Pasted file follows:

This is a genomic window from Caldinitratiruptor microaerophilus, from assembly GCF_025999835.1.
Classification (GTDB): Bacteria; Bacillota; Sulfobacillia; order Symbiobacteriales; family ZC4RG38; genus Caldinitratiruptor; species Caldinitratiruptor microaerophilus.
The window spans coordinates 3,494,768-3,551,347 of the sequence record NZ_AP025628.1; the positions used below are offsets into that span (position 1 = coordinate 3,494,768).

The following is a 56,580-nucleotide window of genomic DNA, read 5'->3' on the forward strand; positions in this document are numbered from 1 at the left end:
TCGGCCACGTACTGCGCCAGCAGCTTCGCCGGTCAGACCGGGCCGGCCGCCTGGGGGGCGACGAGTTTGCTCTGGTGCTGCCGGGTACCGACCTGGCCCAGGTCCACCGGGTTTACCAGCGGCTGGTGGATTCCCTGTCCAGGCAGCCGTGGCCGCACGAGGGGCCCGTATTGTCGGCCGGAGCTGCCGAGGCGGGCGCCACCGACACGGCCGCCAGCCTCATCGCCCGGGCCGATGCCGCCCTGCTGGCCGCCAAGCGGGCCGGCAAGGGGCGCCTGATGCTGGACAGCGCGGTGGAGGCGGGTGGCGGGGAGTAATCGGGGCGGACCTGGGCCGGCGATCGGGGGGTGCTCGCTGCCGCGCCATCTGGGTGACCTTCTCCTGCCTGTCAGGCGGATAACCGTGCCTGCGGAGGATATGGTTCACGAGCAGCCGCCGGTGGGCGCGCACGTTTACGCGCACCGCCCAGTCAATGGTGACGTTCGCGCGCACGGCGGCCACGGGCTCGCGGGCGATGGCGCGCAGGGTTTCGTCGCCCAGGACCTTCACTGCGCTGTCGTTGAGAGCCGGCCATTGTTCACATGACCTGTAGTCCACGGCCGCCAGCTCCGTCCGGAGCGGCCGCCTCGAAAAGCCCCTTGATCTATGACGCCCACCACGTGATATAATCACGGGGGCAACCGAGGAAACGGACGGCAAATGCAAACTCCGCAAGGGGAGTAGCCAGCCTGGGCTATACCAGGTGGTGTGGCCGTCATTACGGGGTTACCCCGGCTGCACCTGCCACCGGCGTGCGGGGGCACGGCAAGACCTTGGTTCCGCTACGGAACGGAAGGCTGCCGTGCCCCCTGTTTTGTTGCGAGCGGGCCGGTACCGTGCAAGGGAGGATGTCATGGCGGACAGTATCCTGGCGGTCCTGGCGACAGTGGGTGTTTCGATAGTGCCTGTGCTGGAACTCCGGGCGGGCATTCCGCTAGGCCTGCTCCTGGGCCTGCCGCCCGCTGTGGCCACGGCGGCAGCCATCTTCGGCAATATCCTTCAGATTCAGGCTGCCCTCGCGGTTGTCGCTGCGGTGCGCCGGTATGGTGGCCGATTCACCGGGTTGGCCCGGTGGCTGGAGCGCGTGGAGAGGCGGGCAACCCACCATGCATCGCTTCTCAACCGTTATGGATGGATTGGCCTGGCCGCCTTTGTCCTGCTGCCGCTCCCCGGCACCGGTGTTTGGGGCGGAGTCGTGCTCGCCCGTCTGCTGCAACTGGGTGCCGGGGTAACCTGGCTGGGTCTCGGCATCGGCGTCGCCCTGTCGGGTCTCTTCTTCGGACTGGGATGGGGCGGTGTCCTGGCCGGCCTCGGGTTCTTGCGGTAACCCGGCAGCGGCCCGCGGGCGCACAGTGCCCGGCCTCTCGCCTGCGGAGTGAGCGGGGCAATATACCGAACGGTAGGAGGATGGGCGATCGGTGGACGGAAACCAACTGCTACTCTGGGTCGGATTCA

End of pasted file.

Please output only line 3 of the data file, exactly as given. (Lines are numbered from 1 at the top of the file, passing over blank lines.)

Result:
The window spans coordinates 3,494,768-3,551,347 of the sequence record NZ_AP025628.1; the positions used below are offsets into that span (position 1 = coordinate 3,494,768).